WIM Week 3: CP round
Part 2: Brainstorming
When I filtered my feedback to look at ideas and lines that could use attention in my self-edited draft. I had two critiques that raised two separate issues: plausibility for the realistic parts of the piece, and more emotional impact.
Regarding the second issue, I’ll just have to do my best. Emotional impact is hard, particularly in a short piece where you don’t have room to use a lot of techniques. Plus, Kenny is an accountant. Emotional spilling probably isn’t his style. Thoughts will have to do.
For the first, it’s time to brainstorm.
Some questions raised included the details of Kenny’s firing, how he finds out, how he gets back into the building, and how he gets both in, and out, with his gas can, and then with the lady without being questioned. Additionally, the idea that Batlady is just allowed to be a secretary seemed implausible because of records. These are all places where I could either work to resolve them in a realistic way, or I could seek the fantastic. Because I’m going for magical realism, I wanted to start with the fantastic. Additionally, I put a request into a special adviser of mine to work on the realism, should I want to incorporate more melding of the realism and the fantasy.
I’m starting with the concept of firing. What if firing means actual fire? What if Kenny, being a loner, chooses to forgo the pleasure of dying with the other fire-ees, preferring to burn himself up and his workplace with it? What if Batlady really did work there, and being pinned on the wall as a “motivational” poster was her punishment, or a way to contain her? Has Kenny known that employees who fought the company in the past ended up on the walls? Is this why he has such an attachment to his “lady” who seems to be in solidarity with him when it comes to having a deep hatred of what the corporation represents?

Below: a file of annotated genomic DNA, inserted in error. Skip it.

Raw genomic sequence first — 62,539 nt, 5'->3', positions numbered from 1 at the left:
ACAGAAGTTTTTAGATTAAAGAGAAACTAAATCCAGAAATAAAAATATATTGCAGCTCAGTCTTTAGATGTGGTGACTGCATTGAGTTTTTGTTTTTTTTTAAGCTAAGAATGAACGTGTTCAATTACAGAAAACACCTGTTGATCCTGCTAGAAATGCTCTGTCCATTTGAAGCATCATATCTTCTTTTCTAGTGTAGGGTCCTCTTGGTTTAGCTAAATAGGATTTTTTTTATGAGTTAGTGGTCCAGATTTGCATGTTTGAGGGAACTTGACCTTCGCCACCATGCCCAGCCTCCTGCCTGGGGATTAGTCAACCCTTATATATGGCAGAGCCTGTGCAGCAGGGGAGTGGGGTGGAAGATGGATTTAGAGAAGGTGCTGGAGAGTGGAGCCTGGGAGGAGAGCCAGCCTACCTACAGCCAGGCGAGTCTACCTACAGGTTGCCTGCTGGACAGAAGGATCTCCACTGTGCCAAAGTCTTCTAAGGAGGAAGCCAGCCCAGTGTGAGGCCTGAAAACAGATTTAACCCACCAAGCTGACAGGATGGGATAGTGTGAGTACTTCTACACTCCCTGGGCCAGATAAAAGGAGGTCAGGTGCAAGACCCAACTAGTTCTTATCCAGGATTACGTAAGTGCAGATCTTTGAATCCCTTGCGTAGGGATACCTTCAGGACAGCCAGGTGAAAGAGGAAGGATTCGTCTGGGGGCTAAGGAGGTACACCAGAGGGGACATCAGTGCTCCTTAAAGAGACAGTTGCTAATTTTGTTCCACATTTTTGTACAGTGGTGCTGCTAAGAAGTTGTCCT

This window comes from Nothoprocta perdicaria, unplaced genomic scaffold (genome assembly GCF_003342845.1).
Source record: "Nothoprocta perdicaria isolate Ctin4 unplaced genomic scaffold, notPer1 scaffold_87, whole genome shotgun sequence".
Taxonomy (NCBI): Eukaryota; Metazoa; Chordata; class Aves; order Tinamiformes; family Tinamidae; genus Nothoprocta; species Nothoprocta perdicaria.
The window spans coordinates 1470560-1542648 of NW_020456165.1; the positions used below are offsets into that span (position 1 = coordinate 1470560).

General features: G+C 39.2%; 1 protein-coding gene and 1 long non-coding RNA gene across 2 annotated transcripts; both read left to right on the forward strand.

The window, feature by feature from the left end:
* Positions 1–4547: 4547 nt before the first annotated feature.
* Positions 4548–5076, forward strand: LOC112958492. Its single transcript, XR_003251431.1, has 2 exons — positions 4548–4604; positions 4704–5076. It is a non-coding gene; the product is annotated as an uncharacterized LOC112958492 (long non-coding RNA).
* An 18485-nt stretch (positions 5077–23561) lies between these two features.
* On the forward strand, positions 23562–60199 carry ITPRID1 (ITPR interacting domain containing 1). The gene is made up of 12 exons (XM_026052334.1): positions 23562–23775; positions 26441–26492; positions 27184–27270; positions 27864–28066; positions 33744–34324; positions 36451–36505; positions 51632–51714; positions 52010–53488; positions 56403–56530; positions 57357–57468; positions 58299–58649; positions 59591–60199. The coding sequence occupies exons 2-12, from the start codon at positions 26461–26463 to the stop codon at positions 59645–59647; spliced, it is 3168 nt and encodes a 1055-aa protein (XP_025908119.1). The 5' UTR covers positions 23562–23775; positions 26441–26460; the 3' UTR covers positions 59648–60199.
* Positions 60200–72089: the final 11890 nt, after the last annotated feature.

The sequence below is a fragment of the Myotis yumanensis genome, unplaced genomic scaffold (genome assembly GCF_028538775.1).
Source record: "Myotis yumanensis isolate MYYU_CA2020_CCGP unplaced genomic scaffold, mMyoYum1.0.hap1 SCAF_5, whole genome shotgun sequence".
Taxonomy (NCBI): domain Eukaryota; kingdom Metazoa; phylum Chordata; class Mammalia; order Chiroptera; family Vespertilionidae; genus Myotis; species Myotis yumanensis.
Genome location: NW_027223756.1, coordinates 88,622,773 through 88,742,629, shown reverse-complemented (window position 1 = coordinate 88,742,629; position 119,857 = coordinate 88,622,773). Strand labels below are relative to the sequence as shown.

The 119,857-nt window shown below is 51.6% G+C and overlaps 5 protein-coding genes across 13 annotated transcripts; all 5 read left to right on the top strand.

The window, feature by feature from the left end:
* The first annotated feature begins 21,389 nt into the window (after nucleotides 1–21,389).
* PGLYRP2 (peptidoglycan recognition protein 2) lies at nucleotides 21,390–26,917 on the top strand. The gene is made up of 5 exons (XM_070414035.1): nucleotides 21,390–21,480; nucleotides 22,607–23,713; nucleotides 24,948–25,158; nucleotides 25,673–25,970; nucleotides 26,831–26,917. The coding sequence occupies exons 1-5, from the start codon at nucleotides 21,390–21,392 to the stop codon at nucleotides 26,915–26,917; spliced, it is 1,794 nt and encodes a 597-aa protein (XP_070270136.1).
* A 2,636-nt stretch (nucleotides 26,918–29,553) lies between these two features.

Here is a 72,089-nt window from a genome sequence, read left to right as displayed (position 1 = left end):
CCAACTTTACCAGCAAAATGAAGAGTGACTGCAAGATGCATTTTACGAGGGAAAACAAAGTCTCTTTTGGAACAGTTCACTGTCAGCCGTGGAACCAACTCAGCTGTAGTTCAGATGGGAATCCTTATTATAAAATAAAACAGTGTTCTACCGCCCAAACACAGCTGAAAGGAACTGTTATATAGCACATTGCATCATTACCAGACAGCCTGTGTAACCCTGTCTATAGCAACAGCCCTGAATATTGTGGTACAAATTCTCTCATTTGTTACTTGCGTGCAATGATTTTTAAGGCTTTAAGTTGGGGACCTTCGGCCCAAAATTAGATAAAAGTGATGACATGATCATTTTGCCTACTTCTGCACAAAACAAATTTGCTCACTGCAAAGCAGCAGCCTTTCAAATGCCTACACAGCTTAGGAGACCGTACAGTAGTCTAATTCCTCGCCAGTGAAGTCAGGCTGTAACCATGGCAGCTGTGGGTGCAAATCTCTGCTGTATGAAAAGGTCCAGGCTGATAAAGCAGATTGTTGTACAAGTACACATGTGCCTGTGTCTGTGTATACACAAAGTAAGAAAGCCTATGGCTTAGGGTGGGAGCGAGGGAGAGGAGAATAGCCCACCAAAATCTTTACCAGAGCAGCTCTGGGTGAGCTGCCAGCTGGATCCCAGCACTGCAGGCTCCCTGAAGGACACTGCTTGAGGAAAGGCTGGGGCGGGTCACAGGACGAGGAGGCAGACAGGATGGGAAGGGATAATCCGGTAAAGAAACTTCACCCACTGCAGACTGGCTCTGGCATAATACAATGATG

What about when they leave? Why don’t the security guards stop them? Why don’t they recognize that Kenny is leaving with someone else from the building, someone they didn’t see go in with him? What is the most fantastic way I could resolve that? My mind is running to another word for firing, “being let go”. Can I use that idea and twist it in some way, showing the security guards that at least these two people have truly escaped the corporation, giving them hope for their future? I already have a section where it is hinted at that Batlady weaves cloaks for those who would change their fate, and Kenny has changed his life, but still uses his skills to support them. Is he using those skills to help others, too? What kind of magical skill does he have that I can add to help with some of the suspension of disbelief for not only the reader, but Kenny?
Kenny radiates no surprise when he helps Batlady out of the picture. That’s intentional. I felt absolutely no surprise from him as I wrote it. I can’t put fake surprise there. It has to be his genuine feeling for what is happening when he rescues the woman in the picture. So, what about the emotional impact of that moment? Will adding those brainstorming ideas give me more scope for triggering deep emotions concerning Kenny’s actual dead-end job, his chance at a new life with this leap of faith, of daring to step outside his reality and find new hope?
How many more words will this add to my piece? How much I can do and not compromise the story or add new content that needs explanation?
After a brainstorming session with myself, I let this simmer for about 24 hours, letting the thoughts pile up. Very little of this could be useful. Some of it may be. I won’t know until it’s time to redraft.